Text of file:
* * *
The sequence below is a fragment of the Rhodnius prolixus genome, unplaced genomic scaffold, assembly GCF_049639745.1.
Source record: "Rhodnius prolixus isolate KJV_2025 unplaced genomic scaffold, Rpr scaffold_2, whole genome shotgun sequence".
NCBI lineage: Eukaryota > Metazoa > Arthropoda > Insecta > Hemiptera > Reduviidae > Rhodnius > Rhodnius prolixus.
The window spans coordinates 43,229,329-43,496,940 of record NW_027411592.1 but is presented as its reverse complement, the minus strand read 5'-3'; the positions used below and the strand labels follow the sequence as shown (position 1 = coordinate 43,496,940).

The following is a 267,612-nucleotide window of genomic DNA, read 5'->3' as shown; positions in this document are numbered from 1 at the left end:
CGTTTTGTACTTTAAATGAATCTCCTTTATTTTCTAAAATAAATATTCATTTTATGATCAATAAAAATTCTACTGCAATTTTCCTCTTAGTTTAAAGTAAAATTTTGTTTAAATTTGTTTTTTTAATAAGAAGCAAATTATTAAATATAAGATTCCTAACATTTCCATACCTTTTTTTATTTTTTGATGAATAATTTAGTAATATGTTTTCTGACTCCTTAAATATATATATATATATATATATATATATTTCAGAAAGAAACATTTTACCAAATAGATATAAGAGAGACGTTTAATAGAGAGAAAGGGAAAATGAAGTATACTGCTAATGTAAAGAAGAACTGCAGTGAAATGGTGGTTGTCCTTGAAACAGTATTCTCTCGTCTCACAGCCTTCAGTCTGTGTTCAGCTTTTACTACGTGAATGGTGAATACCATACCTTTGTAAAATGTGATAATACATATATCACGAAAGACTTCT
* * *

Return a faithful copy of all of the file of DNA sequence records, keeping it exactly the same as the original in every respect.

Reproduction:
The sequence below is a fragment of the Rhodnius prolixus genome, unplaced genomic scaffold, assembly GCF_049639745.1.
Source record: "Rhodnius prolixus isolate KJV_2025 unplaced genomic scaffold, Rpr scaffold_2, whole genome shotgun sequence".
NCBI lineage: Eukaryota > Metazoa > Arthropoda > Insecta > Hemiptera > Reduviidae > Rhodnius > Rhodnius prolixus.
The window spans coordinates 43,229,329-43,496,940 of record NW_027411592.1 but is presented as its reverse complement, the minus strand read 5'-3'; the positions used below and the strand labels follow the sequence as shown (position 1 = coordinate 43,496,940).

The following is a 267,612-nucleotide window of genomic DNA, read 5'->3' as shown; positions in this document are numbered from 1 at the left end:
CGTTTTGTACTTTAAATGAATCTCCTTTATTTTCTAAAATAAATATTCATTTTATGATCAATAAAAATTCTACTGCAATTTTCCTCTTAGTTTAAAGTAAAATTTTGTTTAAATTTGTTTTTTTAATAAGAAGCAAATTATTAAATATAAGATTCCTAACATTTCCATACCTTTTTTTATTTTTTGATGAATAATTTAGTAATATGTTTTCTGACTCCTTAAATATATATATATATATATATATATATATTTCAGAAAGAAACATTTTACCAAATAGATATAAGAGAGACGTTTAATAGAGAGAAAGGGAAAATGAAGTATACTGCTAATGTAAAGAAGAACTGCAGTGAAATGGTGGTTGTCCTTGAAACAGTATTCTCTCGTCTCACAGCCTTCAGTCTGTGTTCAGCTTTTACTACGTGAATGGTGAATACCATACCTTTGTAAAATGTGATAATACATATATCACGAAAGACTTCT